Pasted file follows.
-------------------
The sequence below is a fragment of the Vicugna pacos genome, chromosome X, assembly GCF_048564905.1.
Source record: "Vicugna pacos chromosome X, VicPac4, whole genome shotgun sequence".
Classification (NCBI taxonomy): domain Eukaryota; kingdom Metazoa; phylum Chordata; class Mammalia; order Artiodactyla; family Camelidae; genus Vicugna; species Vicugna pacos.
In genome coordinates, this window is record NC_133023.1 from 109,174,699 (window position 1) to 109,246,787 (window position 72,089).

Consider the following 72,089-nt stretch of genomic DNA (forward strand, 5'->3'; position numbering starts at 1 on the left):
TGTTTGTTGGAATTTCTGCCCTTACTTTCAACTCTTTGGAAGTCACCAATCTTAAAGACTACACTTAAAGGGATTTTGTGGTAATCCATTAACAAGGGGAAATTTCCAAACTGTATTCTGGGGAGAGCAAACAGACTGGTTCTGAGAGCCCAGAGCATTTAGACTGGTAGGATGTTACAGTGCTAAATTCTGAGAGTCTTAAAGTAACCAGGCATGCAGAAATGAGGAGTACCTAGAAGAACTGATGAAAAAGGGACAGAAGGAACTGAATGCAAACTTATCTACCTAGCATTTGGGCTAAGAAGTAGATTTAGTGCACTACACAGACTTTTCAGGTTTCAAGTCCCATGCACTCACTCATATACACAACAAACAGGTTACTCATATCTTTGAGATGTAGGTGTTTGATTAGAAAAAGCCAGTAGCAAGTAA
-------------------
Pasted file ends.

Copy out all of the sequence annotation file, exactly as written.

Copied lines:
The sequence below is a fragment of the Vicugna pacos genome, chromosome X, assembly GCF_048564905.1.
Source record: "Vicugna pacos chromosome X, VicPac4, whole genome shotgun sequence".
Classification (NCBI taxonomy): domain Eukaryota; kingdom Metazoa; phylum Chordata; class Mammalia; order Artiodactyla; family Camelidae; genus Vicugna; species Vicugna pacos.
In genome coordinates, this window is record NC_133023.1 from 109,174,699 (window position 1) to 109,246,787 (window position 72,089).

Consider the following 72,089-nt stretch of genomic DNA (forward strand, 5'->3'; position numbering starts at 1 on the left):
TGTTTGTTGGAATTTCTGCCCTTACTTTCAACTCTTTGGAAGTCACCAATCTTAAAGACTACACTTAAAGGGATTTTGTGGTAATCCATTAACAAGGGGAAATTTCCAAACTGTATTCTGGGGAGAGCAAACAGACTGGTTCTGAGAGCCCAGAGCATTTAGACTGGTAGGATGTTACAGTGCTAAATTCTGAGAGTCTTAAAGTAACCAGGCATGCAGAAATGAGGAGTACCTAGAAGAACTGATGAAAAAGGGACAGAAGGAACTGAATGCAAACTTATCTACCTAGCATTTGGGCTAAGAAGTAGATTTAGTGCACTACACAGACTTTTCAGGTTTCAAGTCCCATGCACTCACTCATATACACAACAAACAGGTTACTCATATCTTTGAGATGTAGGTGTTTGATTAGAAAAAGCCAGTAGCAAGTAA